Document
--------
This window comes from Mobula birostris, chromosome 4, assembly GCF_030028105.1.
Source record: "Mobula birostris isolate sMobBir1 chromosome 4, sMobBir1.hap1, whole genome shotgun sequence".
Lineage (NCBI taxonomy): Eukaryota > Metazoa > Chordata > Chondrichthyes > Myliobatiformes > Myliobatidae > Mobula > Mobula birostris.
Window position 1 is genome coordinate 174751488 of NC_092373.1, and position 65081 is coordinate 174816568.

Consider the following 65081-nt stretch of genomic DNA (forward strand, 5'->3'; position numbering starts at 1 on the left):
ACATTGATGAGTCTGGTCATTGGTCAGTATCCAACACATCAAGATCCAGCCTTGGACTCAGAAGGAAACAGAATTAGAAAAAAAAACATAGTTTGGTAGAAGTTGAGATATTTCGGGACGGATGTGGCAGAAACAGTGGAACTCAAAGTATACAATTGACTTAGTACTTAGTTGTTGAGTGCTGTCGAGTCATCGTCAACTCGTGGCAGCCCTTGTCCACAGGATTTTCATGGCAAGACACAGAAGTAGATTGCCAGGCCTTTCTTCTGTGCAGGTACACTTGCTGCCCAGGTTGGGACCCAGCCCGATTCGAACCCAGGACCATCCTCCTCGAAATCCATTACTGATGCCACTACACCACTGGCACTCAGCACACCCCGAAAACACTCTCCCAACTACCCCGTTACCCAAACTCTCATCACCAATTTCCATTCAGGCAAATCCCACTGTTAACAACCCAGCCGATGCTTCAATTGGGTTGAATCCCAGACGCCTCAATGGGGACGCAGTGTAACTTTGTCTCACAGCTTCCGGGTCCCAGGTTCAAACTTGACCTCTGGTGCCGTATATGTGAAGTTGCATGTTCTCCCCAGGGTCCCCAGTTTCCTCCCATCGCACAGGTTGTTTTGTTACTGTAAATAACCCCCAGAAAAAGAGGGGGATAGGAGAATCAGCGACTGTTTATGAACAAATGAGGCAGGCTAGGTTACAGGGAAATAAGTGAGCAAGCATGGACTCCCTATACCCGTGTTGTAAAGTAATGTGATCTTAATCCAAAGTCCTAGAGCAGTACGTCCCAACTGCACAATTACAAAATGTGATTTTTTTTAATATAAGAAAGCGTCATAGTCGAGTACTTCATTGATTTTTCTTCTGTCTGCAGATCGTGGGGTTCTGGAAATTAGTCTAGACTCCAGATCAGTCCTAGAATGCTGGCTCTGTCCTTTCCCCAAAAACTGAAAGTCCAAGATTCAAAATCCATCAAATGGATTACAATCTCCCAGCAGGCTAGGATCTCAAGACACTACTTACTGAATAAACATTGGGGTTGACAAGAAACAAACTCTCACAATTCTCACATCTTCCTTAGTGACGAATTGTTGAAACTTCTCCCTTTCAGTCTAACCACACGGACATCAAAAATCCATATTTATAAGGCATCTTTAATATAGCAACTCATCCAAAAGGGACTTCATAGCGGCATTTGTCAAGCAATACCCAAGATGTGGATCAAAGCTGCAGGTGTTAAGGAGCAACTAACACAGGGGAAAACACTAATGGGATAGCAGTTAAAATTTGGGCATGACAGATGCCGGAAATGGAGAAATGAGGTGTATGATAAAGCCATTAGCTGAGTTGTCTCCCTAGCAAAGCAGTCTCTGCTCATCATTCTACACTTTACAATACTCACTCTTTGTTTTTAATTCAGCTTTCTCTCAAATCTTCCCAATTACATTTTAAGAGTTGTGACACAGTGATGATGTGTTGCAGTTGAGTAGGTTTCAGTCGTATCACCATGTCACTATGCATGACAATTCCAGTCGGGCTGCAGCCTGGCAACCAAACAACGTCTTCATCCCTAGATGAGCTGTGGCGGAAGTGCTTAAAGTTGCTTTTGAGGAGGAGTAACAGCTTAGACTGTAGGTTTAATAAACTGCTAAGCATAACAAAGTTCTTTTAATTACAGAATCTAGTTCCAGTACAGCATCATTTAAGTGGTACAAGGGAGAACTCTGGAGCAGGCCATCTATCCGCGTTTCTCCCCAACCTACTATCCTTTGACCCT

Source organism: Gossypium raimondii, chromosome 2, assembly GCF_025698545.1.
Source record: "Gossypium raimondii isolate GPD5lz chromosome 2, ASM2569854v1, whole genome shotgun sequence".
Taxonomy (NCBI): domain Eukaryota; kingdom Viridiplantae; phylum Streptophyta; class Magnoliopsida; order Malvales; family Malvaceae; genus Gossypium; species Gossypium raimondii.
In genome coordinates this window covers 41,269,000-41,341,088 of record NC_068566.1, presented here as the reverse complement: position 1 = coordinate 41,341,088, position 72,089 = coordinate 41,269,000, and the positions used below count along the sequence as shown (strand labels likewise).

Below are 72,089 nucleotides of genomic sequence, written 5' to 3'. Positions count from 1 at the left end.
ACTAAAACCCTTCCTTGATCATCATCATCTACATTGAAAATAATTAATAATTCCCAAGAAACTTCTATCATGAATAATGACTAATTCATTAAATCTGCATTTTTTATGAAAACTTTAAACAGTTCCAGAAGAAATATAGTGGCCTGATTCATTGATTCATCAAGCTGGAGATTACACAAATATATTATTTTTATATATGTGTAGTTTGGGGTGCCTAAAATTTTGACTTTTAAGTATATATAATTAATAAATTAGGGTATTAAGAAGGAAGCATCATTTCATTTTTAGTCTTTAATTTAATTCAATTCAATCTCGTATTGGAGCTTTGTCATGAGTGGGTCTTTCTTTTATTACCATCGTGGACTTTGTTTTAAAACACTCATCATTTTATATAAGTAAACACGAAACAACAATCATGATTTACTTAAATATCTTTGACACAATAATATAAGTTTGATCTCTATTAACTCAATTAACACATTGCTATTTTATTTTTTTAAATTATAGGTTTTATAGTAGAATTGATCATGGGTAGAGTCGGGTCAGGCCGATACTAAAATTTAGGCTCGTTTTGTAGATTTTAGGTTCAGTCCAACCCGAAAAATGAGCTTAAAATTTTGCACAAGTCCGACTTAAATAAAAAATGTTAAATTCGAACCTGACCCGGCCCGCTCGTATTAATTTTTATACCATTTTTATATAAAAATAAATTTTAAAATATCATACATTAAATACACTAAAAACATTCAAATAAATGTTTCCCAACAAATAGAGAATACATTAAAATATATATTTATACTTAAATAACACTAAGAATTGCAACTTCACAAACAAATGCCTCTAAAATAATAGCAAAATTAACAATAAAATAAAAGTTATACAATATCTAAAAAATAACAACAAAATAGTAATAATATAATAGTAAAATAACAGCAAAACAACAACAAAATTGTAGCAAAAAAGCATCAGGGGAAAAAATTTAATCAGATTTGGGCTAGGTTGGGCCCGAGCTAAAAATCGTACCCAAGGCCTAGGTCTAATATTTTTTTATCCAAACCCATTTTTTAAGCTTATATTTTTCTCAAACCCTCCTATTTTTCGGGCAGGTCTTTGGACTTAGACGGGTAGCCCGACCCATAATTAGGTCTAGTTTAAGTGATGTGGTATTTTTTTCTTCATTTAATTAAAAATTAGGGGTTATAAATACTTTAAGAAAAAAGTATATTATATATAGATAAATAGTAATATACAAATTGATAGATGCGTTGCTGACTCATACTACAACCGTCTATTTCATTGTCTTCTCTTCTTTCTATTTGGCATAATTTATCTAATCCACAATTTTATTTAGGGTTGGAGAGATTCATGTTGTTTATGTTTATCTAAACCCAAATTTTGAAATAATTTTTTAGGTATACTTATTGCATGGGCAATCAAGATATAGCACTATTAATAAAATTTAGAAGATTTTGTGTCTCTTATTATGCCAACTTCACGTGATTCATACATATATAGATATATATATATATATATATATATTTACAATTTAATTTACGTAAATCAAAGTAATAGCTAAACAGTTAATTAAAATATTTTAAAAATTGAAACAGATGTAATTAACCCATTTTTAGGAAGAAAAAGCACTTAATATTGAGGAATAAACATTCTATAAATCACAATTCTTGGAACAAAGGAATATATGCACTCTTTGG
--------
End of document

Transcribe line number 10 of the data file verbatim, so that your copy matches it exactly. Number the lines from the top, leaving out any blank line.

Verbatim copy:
In genome coordinates this window covers 41,269,000-41,341,088 of record NC_068566.1, presented here as the reverse complement: position 1 = coordinate 41,341,088, position 72,089 = coordinate 41,269,000, and the positions used below count along the sequence as shown (strand labels likewise).